Tag Archives: Khanom Khai Hong

Khanom Khai Hong, Thai dessert

       Khanom Khai Hong or Khanom Khai Hia, is a Thai dessert. It could be classified as Thai doughnut balls. Khanom Khai Hong are fried dessert balls composed of flour and packed with mung bean spice, then deep-fried and topped with icing or white sesame seeds. It has a sweet and salty flavor, and it is crispy on the outside but soft on the inside.

Khanom khai hong, Thai desserts, Thailand

History of Khanom Khai Hong

       Khanom khai hong is a Thai dish that was previously known as khanom khai hia. It could be classified as Thai doughnut balls. Khanom khai hong are fried dessert balls composed of flour and packed with mung bean spice, then deep-fried and topped with icing or white sesame seeds. It has a sweet and salty flavor, and it is crispy on the outside but soft on the inside. Its name literally translates to “swan-egg snack” because of its shape, which resembles a swan egg. King Phutthayotfa Chulalok (King Rama I) is claimed to have enjoyed eating water monitor eggs during the early Rattanakosin Kingdom.

Khanom khai hong, Thai desserts, Thailand

       However, because it was not the season when water monitors deposited eggs, the eggs could not be detected at the time. As a result, Royal Concubine Waen created this dish to serve the King. According to what it replaced, it was given the name khanom khai hia. Later, it was renamed khanom khai hong, as it is now, because water monitors and their Thai names are associated with terrible and evil things in Thai folklore. The Fong Lan, which is egg-shaped and uses glutinous rice flour blended with rice flour, is a dessert that resembles Khanom khai hong. Massage the pumpkin into the dough, then top with a filling of steaming mung beans stir-fried with onion, pepper, and salt. Finally, the process was finished with a fried coating of coconut sugar and a coconut milk simmer. Steamed Sago with Mung Bean Filling is another sort of dessert. The filling is similar to Khanom khai hong, but it is steamed and topped with sago.

Khanom khai hong, Thai desserts, Thailand

Ingredients for Khanom Khai Hong

flour mixture

3 cups glutinous rice flour

1/4 cup rice flour

2 cups coconut grated

3 tablespoons of palm sugar.

3/4 teaspoon ground salt

1/2 cup of warm water.

oil for frying.

Khanom khai hong, Thai desserts, Thailand

The ingredients for the filling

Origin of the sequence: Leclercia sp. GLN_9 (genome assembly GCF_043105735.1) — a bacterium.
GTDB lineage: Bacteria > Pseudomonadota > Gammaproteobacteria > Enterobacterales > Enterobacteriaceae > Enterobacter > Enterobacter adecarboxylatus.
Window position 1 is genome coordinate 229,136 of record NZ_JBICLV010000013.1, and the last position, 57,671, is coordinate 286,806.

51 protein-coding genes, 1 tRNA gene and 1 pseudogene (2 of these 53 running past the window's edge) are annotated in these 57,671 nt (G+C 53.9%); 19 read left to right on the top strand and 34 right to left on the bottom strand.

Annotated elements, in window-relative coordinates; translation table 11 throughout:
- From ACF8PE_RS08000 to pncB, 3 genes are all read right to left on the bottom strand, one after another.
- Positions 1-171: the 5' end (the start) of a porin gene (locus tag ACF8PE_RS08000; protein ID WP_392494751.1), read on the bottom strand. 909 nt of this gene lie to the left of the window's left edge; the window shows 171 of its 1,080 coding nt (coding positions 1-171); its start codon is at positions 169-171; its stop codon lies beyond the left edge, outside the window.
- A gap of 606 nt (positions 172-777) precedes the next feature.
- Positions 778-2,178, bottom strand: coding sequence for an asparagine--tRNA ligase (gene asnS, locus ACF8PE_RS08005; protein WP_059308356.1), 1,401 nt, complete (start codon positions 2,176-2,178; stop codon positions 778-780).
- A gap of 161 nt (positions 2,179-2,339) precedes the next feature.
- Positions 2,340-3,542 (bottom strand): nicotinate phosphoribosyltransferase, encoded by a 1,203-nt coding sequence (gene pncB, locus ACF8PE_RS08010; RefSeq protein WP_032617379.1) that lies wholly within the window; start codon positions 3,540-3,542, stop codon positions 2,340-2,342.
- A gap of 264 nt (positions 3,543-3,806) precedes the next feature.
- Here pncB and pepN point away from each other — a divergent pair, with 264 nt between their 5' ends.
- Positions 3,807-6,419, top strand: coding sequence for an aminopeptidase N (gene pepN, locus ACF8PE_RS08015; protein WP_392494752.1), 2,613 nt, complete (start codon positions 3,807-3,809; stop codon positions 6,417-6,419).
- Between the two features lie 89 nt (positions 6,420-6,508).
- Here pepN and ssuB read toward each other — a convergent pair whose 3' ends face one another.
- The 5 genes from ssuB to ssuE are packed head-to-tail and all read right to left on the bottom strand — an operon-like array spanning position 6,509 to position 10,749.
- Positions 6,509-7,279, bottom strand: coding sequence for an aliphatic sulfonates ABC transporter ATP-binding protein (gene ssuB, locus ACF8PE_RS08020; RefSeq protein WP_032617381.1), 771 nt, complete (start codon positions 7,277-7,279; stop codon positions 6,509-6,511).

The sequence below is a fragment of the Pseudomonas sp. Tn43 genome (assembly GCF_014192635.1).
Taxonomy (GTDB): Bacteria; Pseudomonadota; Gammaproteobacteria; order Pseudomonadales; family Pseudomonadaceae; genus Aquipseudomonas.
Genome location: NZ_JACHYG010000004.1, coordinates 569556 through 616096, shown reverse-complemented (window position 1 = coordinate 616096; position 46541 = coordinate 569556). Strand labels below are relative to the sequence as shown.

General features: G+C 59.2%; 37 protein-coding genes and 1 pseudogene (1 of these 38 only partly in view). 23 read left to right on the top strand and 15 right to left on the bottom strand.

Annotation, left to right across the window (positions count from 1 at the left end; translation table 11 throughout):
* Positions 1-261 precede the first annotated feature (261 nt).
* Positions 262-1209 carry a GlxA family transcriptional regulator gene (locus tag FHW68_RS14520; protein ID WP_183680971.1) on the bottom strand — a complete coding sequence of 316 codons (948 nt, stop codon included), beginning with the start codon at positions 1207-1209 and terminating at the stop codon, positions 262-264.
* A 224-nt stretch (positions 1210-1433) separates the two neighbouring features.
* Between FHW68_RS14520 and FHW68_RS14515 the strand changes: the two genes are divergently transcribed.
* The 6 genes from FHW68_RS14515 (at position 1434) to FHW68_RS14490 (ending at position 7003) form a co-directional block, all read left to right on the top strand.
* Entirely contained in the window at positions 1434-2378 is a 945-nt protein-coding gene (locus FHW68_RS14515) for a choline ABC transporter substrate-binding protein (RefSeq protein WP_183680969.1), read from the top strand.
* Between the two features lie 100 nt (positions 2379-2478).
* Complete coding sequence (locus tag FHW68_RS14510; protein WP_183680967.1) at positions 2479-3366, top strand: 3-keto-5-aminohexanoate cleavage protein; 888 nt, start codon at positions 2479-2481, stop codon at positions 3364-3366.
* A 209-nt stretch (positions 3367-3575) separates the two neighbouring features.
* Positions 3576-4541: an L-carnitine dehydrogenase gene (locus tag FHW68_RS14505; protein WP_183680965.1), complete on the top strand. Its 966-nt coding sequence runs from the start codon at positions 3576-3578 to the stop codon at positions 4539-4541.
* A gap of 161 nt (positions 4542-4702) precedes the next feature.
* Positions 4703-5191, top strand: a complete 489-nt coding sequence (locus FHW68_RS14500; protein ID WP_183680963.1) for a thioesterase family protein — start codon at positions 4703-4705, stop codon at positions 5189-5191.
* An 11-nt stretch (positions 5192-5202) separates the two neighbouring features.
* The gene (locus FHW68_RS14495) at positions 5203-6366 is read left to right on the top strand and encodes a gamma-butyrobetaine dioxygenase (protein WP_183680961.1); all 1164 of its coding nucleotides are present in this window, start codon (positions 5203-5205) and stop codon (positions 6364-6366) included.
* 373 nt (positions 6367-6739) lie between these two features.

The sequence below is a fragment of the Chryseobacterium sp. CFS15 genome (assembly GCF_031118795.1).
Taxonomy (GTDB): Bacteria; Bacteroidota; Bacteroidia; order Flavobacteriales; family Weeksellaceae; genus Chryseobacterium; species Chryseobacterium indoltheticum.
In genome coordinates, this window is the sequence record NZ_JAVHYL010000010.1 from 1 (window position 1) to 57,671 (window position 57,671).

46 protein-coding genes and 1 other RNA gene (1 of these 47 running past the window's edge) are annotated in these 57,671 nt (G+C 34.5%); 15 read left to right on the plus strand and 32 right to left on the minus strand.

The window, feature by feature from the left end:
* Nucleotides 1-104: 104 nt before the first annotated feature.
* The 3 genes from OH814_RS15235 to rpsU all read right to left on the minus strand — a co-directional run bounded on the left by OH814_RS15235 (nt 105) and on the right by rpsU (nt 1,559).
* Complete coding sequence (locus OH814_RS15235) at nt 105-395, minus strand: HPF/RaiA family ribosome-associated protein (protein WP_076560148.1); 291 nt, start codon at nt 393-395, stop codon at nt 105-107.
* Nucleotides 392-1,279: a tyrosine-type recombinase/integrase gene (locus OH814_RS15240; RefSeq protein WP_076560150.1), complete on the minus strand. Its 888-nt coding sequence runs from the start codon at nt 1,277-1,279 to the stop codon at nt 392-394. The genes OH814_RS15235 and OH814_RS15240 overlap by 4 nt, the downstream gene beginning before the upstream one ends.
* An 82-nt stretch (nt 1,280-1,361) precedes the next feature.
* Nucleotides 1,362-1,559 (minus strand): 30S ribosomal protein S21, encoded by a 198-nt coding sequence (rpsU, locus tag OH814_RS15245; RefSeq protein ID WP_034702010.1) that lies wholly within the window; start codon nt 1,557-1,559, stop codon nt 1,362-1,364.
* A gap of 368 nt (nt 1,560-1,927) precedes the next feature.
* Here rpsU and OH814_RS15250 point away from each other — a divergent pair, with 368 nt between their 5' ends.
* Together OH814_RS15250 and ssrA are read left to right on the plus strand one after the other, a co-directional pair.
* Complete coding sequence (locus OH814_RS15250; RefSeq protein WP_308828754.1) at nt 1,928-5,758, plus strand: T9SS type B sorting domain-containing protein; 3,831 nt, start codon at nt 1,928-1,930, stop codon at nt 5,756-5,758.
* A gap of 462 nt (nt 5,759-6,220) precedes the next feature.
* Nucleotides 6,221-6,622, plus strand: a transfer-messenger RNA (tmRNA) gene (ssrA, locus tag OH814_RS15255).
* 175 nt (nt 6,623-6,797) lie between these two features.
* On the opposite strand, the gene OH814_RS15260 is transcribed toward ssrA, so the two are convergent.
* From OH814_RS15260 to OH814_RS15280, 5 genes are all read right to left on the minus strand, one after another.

3/4 cup golden beans (shelled mung beans)

1/4 cup shallots, finely chopped

1/4 cup of vegetable oil

4 tablespoons of sugar (granulated)

3/4 teaspoon ground salt

ground pepper as desired.

sugar for coating

1/2 cup sugar (granulated)

1 cup of water

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Khanom khai hong, Thai desserts, Thailand

How to cook Khanom Khai Hong

1. Thoroughly wash the beans and soak them in water overnight (or soak in warm water for at least 3 hours). Rinse the beans well once more. Over medium heat, steam on the nest to cover some white fabric on top of boiling water until cooked, then set aside to cool. Then put it in a blender or pound it until it’s smooth, then set it aside.

2. Cook the shallots in oil until they are aromatic. Stir in the pulverized nuts until everything is well combined. Stir in the sugar, salt, and pepper until the mixture begins to sift from the pan. Remove the pan from the heat and set it aside to cool. Make 10 gram spherical balls out of the mixture.

3. Mix together the glutinous rice flour, rice flour, and white grated coconut in a mixing bowl until the coconut begins to have a little oil. Add the palm sugar and salt, stir well enough to blend, then drizzle in the water a bit at a time.

Khanom khai hong, Thai desserts, Thailand

4. Knead the dough until it forms a ball. Allow the dough to rest for about 20 minutes before shaping it into a ball. Wrap the filling fully around each piece, weighing 15 grams per piece.

5. Fry till golden brown and crispy in a pan over low heat. Scoop up the oil and lay it aside to drain.

6. In a saucepan, combine the sugar and water and cook over medium heat until the mixture becomes sticky. Place the fried snacks in the pan and toss to coat evenly. Remove the pan from the heat and continue to knead the sugar until it crystallizes into a totally white glaze and is entirely dry.

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